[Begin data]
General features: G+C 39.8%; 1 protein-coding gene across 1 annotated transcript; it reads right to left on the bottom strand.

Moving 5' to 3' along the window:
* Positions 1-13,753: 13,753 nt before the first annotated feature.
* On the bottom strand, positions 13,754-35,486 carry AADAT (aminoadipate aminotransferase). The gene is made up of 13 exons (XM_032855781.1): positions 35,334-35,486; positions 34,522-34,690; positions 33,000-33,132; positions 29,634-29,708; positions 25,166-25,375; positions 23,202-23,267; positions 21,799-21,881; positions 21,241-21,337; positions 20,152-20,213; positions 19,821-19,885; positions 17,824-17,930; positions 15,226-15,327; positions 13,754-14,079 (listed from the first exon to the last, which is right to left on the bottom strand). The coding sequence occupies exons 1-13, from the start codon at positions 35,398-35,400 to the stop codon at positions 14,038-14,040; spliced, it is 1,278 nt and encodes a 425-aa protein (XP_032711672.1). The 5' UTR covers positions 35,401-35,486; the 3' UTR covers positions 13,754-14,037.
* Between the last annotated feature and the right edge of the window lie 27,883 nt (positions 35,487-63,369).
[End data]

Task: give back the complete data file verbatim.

General features: G+C 39.8%; 1 protein-coding gene across 1 annotated transcript; it reads right to left on the bottom strand.

Moving 5' to 3' along the window:
* Positions 1-13,753: 13,753 nt before the first annotated feature.
* On the bottom strand, positions 13,754-35,486 carry AADAT (aminoadipate aminotransferase). The gene is made up of 13 exons (XM_032855781.1): positions 35,334-35,486; positions 34,522-34,690; positions 33,000-33,132; positions 29,634-29,708; positions 25,166-25,375; positions 23,202-23,267; positions 21,799-21,881; positions 21,241-21,337; positions 20,152-20,213; positions 19,821-19,885; positions 17,824-17,930; positions 15,226-15,327; positions 13,754-14,079 (listed from the first exon to the last, which is right to left on the bottom strand). The coding sequence occupies exons 1-13, from the start codon at positions 35,398-35,400 to the stop codon at positions 14,038-14,040; spliced, it is 1,278 nt and encodes a 425-aa protein (XP_032711672.1). The 5' UTR covers positions 35,401-35,486; the 3' UTR covers positions 13,754-14,037.
* Between the last annotated feature and the right edge of the window lie 27,883 nt (positions 35,487-63,369).